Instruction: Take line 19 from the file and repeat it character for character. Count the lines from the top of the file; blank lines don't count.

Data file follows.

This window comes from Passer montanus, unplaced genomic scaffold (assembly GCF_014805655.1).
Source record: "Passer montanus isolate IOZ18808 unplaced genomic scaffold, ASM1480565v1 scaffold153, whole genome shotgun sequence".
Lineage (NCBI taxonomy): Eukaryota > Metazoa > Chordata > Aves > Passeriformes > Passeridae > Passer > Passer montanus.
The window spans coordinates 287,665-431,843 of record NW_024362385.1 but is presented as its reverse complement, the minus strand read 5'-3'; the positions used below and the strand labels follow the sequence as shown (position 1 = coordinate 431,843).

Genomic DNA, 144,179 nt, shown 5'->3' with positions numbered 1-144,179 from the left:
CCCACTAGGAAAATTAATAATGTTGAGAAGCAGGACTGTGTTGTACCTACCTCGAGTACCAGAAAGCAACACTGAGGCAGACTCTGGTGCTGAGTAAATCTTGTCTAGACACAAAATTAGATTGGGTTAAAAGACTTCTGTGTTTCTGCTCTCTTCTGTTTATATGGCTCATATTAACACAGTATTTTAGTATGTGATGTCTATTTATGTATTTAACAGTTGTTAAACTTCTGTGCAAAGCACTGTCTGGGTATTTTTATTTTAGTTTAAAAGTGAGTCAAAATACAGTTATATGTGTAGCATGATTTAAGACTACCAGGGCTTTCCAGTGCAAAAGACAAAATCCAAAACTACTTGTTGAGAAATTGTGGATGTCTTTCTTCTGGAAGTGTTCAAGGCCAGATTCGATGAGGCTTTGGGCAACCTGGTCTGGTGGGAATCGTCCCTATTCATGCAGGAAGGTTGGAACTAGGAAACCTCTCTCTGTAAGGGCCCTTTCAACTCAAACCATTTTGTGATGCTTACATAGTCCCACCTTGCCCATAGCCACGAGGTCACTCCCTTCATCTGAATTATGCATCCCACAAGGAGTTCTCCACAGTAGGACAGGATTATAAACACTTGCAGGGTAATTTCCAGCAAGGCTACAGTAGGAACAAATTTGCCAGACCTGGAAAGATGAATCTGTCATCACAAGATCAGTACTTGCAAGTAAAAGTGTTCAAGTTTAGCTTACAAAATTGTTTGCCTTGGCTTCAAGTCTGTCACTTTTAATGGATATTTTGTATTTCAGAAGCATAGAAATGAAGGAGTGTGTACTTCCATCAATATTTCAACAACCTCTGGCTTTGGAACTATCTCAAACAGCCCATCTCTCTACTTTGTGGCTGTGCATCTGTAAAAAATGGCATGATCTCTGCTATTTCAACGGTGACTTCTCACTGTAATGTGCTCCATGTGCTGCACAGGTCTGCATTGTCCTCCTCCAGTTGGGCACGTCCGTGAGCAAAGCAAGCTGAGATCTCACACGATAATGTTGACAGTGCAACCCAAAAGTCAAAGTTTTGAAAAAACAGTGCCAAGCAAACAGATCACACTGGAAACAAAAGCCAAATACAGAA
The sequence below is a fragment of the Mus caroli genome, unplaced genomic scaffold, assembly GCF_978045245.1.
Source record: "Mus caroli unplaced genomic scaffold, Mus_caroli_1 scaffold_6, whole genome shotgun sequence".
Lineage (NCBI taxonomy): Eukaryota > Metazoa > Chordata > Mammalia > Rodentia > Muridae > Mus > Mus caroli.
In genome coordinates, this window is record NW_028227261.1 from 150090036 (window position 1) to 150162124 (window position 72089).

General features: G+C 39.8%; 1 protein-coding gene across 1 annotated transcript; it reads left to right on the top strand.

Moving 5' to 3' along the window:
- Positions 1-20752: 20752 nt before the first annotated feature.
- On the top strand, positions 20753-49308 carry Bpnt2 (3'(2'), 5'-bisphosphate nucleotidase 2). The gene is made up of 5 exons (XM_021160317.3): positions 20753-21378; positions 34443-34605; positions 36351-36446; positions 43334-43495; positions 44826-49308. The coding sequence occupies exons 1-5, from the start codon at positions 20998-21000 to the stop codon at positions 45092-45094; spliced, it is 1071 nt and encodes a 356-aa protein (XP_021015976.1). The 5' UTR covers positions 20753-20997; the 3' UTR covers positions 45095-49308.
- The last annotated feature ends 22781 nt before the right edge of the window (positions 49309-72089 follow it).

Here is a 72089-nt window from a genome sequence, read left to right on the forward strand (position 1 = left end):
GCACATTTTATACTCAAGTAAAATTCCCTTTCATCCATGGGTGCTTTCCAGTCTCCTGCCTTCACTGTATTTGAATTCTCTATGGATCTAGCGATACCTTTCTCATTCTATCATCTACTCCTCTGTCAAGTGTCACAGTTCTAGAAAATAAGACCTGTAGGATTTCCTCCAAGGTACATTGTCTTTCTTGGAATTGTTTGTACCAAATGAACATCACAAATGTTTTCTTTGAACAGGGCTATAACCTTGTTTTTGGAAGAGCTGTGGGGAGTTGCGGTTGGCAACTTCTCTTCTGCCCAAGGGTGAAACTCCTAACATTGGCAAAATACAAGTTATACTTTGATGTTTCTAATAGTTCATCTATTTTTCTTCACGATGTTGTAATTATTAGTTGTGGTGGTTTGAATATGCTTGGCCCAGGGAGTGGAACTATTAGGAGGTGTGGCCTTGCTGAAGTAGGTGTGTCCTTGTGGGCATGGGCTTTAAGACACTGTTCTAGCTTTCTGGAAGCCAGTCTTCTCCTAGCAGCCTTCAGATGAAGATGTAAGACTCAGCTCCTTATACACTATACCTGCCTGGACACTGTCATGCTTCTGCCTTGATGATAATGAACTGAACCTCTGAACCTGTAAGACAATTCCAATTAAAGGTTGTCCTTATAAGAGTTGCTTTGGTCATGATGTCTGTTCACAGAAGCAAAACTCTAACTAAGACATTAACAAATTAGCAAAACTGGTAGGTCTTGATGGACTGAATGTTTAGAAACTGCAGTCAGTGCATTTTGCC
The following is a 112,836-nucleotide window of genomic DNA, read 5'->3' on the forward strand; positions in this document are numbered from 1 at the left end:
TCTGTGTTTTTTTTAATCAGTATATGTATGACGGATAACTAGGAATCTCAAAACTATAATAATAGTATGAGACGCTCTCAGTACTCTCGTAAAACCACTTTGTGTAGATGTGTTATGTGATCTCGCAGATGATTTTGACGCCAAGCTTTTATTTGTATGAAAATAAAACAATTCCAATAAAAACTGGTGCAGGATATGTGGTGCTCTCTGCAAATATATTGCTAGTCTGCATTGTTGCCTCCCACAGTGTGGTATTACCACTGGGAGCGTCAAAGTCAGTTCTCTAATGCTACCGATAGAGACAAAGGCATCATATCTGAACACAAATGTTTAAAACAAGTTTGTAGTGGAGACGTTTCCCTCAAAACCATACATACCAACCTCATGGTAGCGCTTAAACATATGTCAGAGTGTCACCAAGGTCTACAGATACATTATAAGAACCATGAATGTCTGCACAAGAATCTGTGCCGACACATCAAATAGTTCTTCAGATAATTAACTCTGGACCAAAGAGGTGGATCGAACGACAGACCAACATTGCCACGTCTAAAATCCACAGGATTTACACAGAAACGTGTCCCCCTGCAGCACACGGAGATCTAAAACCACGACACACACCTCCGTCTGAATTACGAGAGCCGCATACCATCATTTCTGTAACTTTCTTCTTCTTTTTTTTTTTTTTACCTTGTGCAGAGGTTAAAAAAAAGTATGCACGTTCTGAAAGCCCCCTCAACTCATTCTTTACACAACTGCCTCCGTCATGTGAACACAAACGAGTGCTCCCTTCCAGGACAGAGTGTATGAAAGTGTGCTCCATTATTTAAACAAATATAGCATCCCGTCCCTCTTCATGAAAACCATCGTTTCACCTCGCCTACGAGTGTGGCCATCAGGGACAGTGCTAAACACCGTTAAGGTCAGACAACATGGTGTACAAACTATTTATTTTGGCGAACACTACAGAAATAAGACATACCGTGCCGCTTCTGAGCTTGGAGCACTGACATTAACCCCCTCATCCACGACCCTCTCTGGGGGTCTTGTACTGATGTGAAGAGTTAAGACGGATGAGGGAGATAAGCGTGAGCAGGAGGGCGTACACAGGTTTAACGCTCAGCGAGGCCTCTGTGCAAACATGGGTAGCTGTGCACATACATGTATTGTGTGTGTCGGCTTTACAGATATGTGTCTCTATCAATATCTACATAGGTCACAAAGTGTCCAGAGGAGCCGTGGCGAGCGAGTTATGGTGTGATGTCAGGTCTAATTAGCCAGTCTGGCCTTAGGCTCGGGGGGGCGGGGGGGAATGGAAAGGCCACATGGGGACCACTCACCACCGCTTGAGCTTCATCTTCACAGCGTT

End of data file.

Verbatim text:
TCTGTGTTTTTTTTAATCAGTATATGTATGACGGATAACTAGGAATCTCAAAACTATAATAATAGTATGAGACGCTCTCAGTACTCTCGTAAAACCACTTTGTGTAGATGTGTTATGTGATCTCGCAGATGATTTTGACGCCAAGCTTTTATTTGTATGAAAATAAAACAATTCCAATAAAAACTGGTGCAGGATATGTGGTGCTCTCTGCAAATATATTGCTAGTCTGCATTGTTGCCTCCCACAGTGTGGTATTACCACTGGGAGCGTCAAAGTCAGTTCTCTAATGCTACCGATAGAGACAAAGGCATCATATCTGAACACAAATGTTTAAAACAAGTTTGTAGTGGAGACGTTTCCCTCAAAACCATACATACCAACCTCATGGTAGCGCTTAAACATATGTCAGAGTGTCACCAAGGTCTACAGATACATTATAAGAACCATGAATGTCTGCACAAGAATCTGTGCCGACACATCAAATAGTTCTTCAGATAATTAACTCTGGACCAAAGAGGTGGATCGAACGACAGACCAACATTGCCACGTCTAAAATCCACAGGATTTACACAGAAACGTGTCCCCCTGCAGCACACGGAGATCTAAAACCACGACACACACCTCCGTCTGAATTACGAGAGCCGCATACCATCATTTCTGTAACTTTCTTCTTCTTTTTTTTTTTTTTACCTTGTGCAGAGGTTAAAAAAAAGTATGCACGTTCTGAAAGCCCCCTCAACTCATTCTTTACACAACTGCCTCCGTCATGTGAACACAAACGAGTGCTCCCTTCCAGGACAGAGTGTATGAAAGTGTGCTCCATTATTTAAACAAATATAGCATCCCGTCCCTCTTCATGAAAACCATCGTTTCACCTCGCCTACGAGTGTGGCCATCAGGGACAGTGCTAAACACCGTTAAGGTCAGACAACATGGTGTACAAACTATTTATTTTGGCGAACACTACAGAAATAAGACATACCGTGCCGCTTCTGAGCTTGGAGCACTGACATTAACCCCCTCATCCACGACCCTCTCTGGGGGTCTTGTACTGATGTGAAGAGTTAAGACGGATGAGGGAGATAAGCGTGAGCAGGAGGGCGTACACAGGTTTAACGCTCAGCGAGGCCTCTGTGCAAACATGGGTAGCTGTGCACATACATGTATTGTGTGTGTCGGCTTTACAGATATGTGTCTCTATCAATATCTACATAGGTCACAAAGTGTCCAGAGGAGCCGTGGCGAGCGAGTTATGGTGTGATGTCAGGTCTAATTAGCCAGTCTGGCCTTAGGCTCGGGGGGGCGGGGGGGAATGGAAAGGCCACATGGGGACCACTCACCACCGCTTGAGCTTCATCTTCACAGCGTT